While preparing for his sit-down, one-on-one interview with first lady Michelle Obama last week, NBC4 anchor Jim Vance asked the TV version of the Notebook what we thought he should ask about. He knew the answer before your Notebook could even get the words out: D.C. voting rights.
It was actually already on Vance’s list, and he brought the subject up politely while in the White House.
Vance -- who in our opinion ought to do more interviews with prominent people because he’s so good at them -- noted that the “overwhelming majority” of District citizens voted for Obama in 2008. “But they can’t [vote] for a ... representative in Congress.”
Vance told the first lady that when it came to the president, he was “curious ... [whether] sometime you can whisper in his ear, 'voting rights, voting rights.'”
Michelle Obama, who has been open to having local citizens visit and be part of the Obama administration, answered softly.
“You know, the whispers are there. That’s something he hears all the time. He is a supporter of the rights of the citizens here in D.C. to have the vote. I don’t think there’s much convincing that you have to do there. We just have to get it done.”
As the Notebook has mentioned in previous columns, the first lady will be the graduation speaker at Anacostia High School on June 11. It’s a perfect time for a mention -- even if it's from the first lady, rather than the president. And she doesn’t have to whisper. It would be a shout heard round the nation.
• Fenty reaction?
Mayor Adrian Fenty appeared last week on Kojo Nnamdi's “Politics Hour” on WAMU, for which your Notebook is the resident analyst. We asked him about the first lady's Anacostia speech and whether the mayor might be there to prime the pump for voting rights.
Fenty said he thought the Obamas had done a lot for the city, ticking off a list of appearances they've made and federal funding that's been directed our way. He made no commitment to follow up on the voting rights suggestion.
• DC Vote.
The lobbying organization DC Vote -- which we have criticized for engaging in polite lobbying rather than truly fighting for voting rights -- put out a press release that praises the first lady’s response to Vance.
“We would like to express our deep gratitude to the first lady for publicly supporting the D.C. voting rights cause," executive director Ilir Zherka said in the release. "She has recognized the plight of her fellow District residents and agrees that it is overdue for D.C. to have full congressional representation.”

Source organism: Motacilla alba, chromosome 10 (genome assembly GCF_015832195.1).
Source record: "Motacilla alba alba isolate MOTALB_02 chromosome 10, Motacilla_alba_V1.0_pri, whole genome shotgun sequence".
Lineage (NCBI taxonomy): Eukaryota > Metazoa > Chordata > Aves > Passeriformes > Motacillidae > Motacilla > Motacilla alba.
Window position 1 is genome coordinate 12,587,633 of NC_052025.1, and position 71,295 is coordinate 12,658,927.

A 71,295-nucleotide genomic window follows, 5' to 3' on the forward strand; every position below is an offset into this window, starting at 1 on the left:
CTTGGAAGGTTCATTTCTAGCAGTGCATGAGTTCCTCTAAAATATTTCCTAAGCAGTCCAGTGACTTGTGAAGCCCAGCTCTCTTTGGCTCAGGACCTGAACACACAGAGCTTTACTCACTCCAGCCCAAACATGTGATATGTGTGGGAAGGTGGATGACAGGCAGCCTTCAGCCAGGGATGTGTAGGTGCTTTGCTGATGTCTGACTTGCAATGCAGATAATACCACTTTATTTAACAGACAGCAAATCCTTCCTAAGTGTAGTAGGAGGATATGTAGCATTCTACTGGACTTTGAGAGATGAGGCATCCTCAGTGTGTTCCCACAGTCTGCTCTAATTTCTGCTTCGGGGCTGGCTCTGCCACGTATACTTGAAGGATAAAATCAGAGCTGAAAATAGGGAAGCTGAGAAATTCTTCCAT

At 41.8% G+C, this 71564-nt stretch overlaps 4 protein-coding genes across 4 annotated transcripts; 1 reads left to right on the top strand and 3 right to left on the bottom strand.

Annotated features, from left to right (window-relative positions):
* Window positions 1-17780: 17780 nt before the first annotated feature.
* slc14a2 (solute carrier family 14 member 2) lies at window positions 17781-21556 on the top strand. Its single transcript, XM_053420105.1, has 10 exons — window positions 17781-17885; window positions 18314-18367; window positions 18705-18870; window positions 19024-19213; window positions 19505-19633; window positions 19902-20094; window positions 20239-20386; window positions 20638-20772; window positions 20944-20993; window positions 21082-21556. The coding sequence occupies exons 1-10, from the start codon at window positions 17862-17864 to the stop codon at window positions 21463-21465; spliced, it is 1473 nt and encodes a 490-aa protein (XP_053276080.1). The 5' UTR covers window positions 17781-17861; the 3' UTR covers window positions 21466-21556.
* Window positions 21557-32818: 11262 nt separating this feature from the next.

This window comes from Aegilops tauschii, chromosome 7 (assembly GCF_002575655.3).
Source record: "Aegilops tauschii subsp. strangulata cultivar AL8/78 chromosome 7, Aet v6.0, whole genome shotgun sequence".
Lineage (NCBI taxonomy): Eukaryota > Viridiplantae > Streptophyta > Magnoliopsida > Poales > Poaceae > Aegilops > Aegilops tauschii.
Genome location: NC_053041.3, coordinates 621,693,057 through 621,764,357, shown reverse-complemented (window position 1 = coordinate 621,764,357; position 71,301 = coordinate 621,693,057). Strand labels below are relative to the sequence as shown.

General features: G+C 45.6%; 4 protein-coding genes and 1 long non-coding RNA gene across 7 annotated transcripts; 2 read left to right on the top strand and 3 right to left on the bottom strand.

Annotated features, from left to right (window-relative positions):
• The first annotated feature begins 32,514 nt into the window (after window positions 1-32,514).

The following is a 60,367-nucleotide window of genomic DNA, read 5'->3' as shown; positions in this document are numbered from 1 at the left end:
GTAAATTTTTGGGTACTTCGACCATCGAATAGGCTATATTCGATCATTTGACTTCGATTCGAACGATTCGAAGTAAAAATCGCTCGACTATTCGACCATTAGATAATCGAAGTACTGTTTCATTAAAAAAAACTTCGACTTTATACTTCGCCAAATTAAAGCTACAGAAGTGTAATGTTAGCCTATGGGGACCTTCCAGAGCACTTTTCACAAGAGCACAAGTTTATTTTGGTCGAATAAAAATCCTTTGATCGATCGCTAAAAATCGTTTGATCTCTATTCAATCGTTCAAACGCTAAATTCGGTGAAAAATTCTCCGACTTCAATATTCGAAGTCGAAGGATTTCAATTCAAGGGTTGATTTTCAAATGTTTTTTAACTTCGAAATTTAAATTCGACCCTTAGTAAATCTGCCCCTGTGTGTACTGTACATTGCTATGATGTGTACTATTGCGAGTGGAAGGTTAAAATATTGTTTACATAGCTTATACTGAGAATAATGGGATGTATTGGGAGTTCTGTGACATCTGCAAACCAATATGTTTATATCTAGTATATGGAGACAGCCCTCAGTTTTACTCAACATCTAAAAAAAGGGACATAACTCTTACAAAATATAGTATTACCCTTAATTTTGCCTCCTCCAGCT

Well, pardon me, but that’s so polite it makes some people want to spit.
It’s one thing to be polite to the first lady; that’s good manners.
But we wonder if an aggressive voting rights movement might do something other than express “gratitude” for any mention of the subject. Gratitude is not enough.
Perhaps DC Vote could demand that the Obamas stop shying away from this fundamental issue of American voting rights. It’s not like Americans are against voting rights. The majority just doesn’t understand our city’s colonial status.
• Nuclear security tsunami.
We’re posting this after only one full day of the president’s Nuclear Security Summit.
There was a tragic death late Monday when a five-ton National Guard truck struck and killed a bicyclist at 12th Street and New York Avenue downtown. It’s unclear at this writing what happened to cause the collision. And there was another incident Tuesday, with even fewer details available at press time.
We were out and about on Monday, checking things out. Mostly, we saw police and military personnel going about their traffic, surveillance and guard-post duties with the kind of professionalism you want and expect.
A very polite but concerned U.S. Park Police officer pulled up to check out an NBC4 crew car -- jet black, no signage -- after we had pulled up too close underneath the 11th Street Bridge to take pictures of a U.S. Coast Guard boat with an intimidating machine gun on its bow.
But, of course, there were some officers who couldn’t resist the cowboy impulse to speed around town in their squad cars, make sudden U-turns with sirens briefly blaring and park their vehicles at awkward angles that unnecessarily blocked lanes of critical traffic.
And we do realize that in any of those individual incidents, there may have been a legitimate emergency. All the same, officers should know that when fake emergency runs are staged, someone usually sees them. And that's not the image you want to display.
But again, the vast majority of officers we saw did not fit that category.
Most of the commuters and shoppers we talked to throughout the day were surprised by the lighter traffic, caused by people heeding media warnings to stay away. Those who had to be around the convention center found they had to walk farther to get where they were going.
Nearby residents and businesses on 9th Street along the west wall of the convention center did experience a sharp drop in business. We wonder if there’s a way to quantify those losses and whether there could be a tax break for enduring a national security event.
Ward 2 D.C. Council member Jack Evans expressed concern for any business owner or homeowner who was affected, but he said the initial reports in the neighborhood suggested that the impact “was not as serious as first feared.”
• WAMU Friday.
Potential mayoral candidate Don Peebles will be the guest Friday at noon on the WAMU “Politics Hour.” We’ll see how far along his potential candidacy is, now. It’s been as jumpy as the stock market.